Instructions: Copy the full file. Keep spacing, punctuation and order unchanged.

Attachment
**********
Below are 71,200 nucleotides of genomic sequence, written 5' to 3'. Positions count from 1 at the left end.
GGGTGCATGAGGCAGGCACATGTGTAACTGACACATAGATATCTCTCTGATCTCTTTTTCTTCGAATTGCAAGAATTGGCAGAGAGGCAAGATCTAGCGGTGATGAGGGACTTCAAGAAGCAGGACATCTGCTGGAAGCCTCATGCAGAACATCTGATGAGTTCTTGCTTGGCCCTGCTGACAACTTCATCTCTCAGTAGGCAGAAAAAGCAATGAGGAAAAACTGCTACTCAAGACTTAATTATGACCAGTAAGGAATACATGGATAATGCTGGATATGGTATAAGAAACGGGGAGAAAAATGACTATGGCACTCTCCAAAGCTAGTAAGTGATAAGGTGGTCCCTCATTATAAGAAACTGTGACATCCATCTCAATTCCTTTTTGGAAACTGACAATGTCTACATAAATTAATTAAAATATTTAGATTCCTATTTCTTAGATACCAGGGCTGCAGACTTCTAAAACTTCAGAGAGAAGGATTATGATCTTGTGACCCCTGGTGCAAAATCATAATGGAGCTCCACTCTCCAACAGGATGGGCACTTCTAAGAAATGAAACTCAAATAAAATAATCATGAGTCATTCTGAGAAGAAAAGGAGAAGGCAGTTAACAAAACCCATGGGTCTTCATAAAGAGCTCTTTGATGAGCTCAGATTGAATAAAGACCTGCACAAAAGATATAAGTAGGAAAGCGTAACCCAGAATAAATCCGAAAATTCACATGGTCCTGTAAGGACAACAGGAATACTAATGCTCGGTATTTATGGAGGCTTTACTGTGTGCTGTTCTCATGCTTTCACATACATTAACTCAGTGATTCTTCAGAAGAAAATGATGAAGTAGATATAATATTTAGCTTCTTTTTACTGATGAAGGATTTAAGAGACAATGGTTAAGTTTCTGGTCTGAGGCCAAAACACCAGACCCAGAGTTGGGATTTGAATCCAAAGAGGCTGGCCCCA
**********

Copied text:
Below are 71,200 nucleotides of genomic sequence, written 5' to 3'. Positions count from 1 at the left end.
GGGTGCATGAGGCAGGCACATGTGTAACTGACACATAGATATCTCTCTGATCTCTTTTTCTTCGAATTGCAAGAATTGGCAGAGAGGCAAGATCTAGCGGTGATGAGGGACTTCAAGAAGCAGGACATCTGCTGGAAGCCTCATGCAGAACATCTGATGAGTTCTTGCTTGGCCCTGCTGACAACTTCATCTCTCAGTAGGCAGAAAAAGCAATGAGGAAAAACTGCTACTCAAGACTTAATTATGACCAGTAAGGAATACATGGATAATGCTGGATATGGTATAAGAAACGGGGAGAAAAATGACTATGGCACTCTCCAAAGCTAGTAAGTGATAAGGTGGTCCCTCATTATAAGAAACTGTGACATCCATCTCAATTCCTTTTTGGAAACTGACAATGTCTACATAAATTAATTAAAATATTTAGATTCCTATTTCTTAGATACCAGGGCTGCAGACTTCTAAAACTTCAGAGAGAAGGATTATGATCTTGTGACCCCTGGTGCAAAATCATAATGGAGCTCCACTCTCCAACAGGATGGGCACTTCTAAGAAATGAAACTCAAATAAAATAATCATGAGTCATTCTGAGAAGAAAAGGAGAAGGCAGTTAACAAAACCCATGGGTCTTCATAAAGAGCTCTTTGATGAGCTCAGATTGAATAAAGACCTGCACAAAAGATATAAGTAGGAAAGCGTAACCCAGAATAAATCCGAAAATTCACATGGTCCTGTAAGGACAACAGGAATACTAATGCTCGGTATTTATGGAGGCTTTACTGTGTGCTGTTCTCATGCTTTCACATACATTAACTCAGTGATTCTTCAGAAGAAAATGATGAAGTAGATATAATATTTAGCTTCTTTTTACTGATGAAGGATTTAAGAGACAATGGTTAAGTTTCTGGTCTGAGGCCAAAACACCAGACCCAGAGTTGGGATTTGAATCCAAAGAGGCTGGCCCCA